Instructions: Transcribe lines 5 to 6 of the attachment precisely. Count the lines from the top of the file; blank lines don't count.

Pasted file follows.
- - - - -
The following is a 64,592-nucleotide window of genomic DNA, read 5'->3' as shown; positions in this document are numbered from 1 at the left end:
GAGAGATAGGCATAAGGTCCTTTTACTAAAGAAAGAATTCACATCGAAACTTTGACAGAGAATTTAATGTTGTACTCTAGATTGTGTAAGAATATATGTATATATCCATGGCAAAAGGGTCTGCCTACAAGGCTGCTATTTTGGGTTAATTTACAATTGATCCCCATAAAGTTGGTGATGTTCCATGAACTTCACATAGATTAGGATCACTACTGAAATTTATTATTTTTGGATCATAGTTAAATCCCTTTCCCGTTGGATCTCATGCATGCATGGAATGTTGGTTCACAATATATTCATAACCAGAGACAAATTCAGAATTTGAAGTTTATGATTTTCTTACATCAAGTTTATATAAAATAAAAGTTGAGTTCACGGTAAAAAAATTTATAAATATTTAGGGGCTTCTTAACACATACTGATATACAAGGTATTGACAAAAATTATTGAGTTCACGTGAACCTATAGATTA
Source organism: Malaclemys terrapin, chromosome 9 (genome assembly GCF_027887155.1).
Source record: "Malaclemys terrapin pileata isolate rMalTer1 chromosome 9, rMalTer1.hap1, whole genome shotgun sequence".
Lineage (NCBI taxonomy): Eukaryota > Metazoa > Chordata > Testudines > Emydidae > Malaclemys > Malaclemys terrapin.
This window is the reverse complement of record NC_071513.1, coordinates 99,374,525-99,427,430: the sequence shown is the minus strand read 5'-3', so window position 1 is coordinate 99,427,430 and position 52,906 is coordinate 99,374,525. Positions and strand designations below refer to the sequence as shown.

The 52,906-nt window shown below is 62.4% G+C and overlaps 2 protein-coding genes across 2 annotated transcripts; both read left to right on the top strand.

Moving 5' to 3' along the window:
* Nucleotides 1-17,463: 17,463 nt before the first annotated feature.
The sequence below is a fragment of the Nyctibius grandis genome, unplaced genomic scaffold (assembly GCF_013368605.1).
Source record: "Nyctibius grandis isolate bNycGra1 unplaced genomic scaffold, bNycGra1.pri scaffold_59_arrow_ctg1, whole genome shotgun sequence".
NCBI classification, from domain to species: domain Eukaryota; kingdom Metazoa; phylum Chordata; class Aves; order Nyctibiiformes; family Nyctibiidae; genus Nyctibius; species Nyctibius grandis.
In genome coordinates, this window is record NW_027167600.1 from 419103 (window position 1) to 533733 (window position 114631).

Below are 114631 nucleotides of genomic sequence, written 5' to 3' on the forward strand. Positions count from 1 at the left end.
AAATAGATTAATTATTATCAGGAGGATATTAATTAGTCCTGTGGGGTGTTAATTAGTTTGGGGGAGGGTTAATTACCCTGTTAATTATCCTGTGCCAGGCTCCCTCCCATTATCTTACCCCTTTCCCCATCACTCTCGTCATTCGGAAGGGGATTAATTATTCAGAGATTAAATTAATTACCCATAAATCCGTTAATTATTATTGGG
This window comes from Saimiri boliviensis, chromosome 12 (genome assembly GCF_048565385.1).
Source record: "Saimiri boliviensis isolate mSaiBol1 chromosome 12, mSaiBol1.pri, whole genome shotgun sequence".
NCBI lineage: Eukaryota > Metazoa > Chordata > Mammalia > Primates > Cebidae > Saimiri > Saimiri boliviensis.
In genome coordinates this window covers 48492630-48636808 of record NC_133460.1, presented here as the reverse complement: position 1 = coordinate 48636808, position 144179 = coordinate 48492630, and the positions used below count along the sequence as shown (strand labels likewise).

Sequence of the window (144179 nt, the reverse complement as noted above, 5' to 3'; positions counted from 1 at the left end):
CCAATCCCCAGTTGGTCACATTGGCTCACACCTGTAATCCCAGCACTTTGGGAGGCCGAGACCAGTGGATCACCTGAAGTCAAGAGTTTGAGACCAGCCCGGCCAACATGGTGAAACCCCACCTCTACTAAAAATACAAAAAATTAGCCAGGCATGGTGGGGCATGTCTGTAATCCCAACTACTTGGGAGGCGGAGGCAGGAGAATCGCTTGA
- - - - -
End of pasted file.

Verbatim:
Lineage (NCBI taxonomy): Eukaryota > Metazoa > Chordata > Testudines > Emydidae > Malaclemys > Malaclemys terrapin.
This window is the reverse complement of record NC_071513.1, coordinates 99,374,525-99,427,430: the sequence shown is the minus strand read 5'-3', so window position 1 is coordinate 99,427,430 and position 52,906 is coordinate 99,374,525. Positions and strand designations below refer to the sequence as shown.